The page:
“In the world of civic projects, the first budget is really just a down payment,” he wrote in a guest newspaper column in 2013. “If people knew the real cost from the start, nothing would ever be approved. The idea is to get going. Start digging a hole and make it so big there’s no alternative to coming up with the money to fill it in.”
U.S. Transportation Department officials declined to comment for this article, but Biden administration officials have said the new infrastructure package will redress decades of neglect and will boost the efficiency of the American economy, address climate change and provide immediate jobs in construction.
“We’re going to reduce congestion,” Mr. Biden said. “We’re going to address repair and maintenance backlogs, deploy state-of-the-art technologies and make our ports cleaner and more efficient.”
Mr. Flyvbjerg, the Oxford professor, said infrastructure keeps getting more expensive at a time when many products, such as televisions, refrigerators and computers, get cheaper or better each year.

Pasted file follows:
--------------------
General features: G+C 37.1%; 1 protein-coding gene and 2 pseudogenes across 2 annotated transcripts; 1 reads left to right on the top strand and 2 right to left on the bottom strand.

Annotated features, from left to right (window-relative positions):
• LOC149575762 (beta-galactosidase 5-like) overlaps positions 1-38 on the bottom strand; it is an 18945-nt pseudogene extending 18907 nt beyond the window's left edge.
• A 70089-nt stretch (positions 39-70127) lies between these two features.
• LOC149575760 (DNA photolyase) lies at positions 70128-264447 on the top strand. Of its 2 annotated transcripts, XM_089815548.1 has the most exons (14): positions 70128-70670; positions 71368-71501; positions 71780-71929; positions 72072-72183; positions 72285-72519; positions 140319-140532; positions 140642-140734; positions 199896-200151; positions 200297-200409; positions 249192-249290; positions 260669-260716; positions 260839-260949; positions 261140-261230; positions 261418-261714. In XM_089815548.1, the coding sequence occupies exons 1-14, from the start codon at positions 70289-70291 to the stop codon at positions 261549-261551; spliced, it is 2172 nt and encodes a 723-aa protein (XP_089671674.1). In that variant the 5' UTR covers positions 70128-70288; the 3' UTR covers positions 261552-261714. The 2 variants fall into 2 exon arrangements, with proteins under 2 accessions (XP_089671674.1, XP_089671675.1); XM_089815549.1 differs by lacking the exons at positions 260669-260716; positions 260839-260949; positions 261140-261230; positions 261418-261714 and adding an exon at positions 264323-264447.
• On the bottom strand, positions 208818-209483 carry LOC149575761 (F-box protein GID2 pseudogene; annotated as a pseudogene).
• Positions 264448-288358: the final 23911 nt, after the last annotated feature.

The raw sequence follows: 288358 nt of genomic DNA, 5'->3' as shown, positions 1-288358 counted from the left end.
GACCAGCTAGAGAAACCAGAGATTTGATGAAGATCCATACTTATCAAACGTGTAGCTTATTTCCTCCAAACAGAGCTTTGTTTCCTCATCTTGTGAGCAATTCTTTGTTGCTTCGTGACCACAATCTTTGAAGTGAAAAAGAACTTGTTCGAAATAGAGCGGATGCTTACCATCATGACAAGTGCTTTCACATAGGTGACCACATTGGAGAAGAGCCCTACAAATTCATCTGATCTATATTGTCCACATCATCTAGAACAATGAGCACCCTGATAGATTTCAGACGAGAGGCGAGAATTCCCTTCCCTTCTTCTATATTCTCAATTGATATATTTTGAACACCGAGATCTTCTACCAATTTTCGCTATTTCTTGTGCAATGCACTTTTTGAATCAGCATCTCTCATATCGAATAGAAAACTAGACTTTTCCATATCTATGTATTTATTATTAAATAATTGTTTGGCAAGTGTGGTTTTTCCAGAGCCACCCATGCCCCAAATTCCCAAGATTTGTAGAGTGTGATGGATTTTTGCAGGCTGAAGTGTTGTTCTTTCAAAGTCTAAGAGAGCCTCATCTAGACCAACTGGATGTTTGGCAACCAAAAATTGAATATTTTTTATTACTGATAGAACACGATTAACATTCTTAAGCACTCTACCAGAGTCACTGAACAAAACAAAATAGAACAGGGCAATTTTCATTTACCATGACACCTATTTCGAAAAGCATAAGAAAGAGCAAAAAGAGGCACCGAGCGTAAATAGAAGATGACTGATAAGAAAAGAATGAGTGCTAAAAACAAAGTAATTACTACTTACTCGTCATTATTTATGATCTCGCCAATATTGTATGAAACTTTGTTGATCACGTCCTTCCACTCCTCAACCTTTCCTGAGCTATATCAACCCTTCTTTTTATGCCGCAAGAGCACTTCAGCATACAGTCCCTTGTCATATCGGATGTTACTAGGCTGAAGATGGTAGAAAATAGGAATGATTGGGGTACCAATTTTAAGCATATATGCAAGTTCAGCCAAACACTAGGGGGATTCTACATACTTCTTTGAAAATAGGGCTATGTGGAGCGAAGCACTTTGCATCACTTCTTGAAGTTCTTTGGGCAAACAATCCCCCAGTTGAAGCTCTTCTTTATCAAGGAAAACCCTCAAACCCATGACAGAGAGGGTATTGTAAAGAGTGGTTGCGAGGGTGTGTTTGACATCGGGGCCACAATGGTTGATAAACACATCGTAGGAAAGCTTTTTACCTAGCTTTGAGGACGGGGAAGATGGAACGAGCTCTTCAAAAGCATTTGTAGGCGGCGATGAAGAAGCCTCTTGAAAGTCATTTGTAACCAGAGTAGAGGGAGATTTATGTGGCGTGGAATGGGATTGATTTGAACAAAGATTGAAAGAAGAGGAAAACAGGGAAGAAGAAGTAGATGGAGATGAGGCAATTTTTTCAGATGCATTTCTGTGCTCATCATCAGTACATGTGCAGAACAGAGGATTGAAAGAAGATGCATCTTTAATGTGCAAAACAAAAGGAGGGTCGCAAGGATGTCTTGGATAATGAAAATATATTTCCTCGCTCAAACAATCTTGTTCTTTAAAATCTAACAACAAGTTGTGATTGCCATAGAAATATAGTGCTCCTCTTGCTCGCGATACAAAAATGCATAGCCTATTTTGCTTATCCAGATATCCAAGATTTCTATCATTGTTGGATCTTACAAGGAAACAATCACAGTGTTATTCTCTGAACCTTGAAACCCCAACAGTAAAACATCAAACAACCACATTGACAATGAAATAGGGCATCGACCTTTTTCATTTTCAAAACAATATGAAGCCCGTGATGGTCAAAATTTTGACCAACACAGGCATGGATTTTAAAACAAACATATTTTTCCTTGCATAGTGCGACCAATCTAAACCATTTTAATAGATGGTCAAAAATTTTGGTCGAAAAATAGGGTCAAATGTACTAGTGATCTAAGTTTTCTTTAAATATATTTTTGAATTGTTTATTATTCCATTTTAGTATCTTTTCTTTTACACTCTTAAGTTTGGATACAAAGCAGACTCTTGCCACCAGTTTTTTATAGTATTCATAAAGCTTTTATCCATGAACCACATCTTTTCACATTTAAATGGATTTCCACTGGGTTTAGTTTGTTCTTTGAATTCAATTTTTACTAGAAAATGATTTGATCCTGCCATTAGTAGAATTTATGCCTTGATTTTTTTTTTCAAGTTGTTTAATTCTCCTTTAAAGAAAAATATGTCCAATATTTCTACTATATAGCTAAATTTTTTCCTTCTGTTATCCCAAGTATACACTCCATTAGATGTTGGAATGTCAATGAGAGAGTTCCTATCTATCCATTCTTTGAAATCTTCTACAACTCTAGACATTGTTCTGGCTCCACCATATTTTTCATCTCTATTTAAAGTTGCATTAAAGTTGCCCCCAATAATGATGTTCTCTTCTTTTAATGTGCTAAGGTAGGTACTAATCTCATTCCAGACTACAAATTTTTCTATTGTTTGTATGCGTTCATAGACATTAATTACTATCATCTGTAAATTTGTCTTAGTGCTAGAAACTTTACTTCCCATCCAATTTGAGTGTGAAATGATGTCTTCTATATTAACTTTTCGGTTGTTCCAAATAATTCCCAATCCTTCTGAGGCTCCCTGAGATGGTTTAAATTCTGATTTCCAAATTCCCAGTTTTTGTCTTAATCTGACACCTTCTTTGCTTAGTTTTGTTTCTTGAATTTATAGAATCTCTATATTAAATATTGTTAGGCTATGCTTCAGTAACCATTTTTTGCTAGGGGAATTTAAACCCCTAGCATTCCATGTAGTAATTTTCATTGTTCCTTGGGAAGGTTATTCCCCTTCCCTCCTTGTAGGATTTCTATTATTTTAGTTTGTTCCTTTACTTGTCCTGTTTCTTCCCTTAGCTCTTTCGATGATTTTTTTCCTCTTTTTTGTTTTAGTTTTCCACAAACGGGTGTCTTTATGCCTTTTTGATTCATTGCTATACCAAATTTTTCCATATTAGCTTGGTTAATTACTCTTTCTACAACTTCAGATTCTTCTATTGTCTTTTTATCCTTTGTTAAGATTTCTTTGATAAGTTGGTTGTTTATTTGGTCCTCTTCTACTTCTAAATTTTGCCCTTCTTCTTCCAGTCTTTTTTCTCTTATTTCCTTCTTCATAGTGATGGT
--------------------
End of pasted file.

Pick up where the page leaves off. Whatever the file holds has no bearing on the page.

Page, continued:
“Big infrastructure is becoming cost prohibitive,” he said, a problem he blames on institutional sclerosis at government agencies that keep repeating mistakes and choose infrastructure projects that are unlikely to succeed.
The mistakes, he said, include a lack of transparency to the public, flawed contracts that put government agencies at the mercy of contractors and a failure to attract enough private investment to bear some of the project’s risk.
The new infrastructure law, he said, does little to change the outlook.
Ronald N. Tutor, chief executive of Tutor Perini, a California firm that is building some of the nation’s largest projects, said the industry has done a good job of advancing and completing projects that by their nature are complex and unpredictable.
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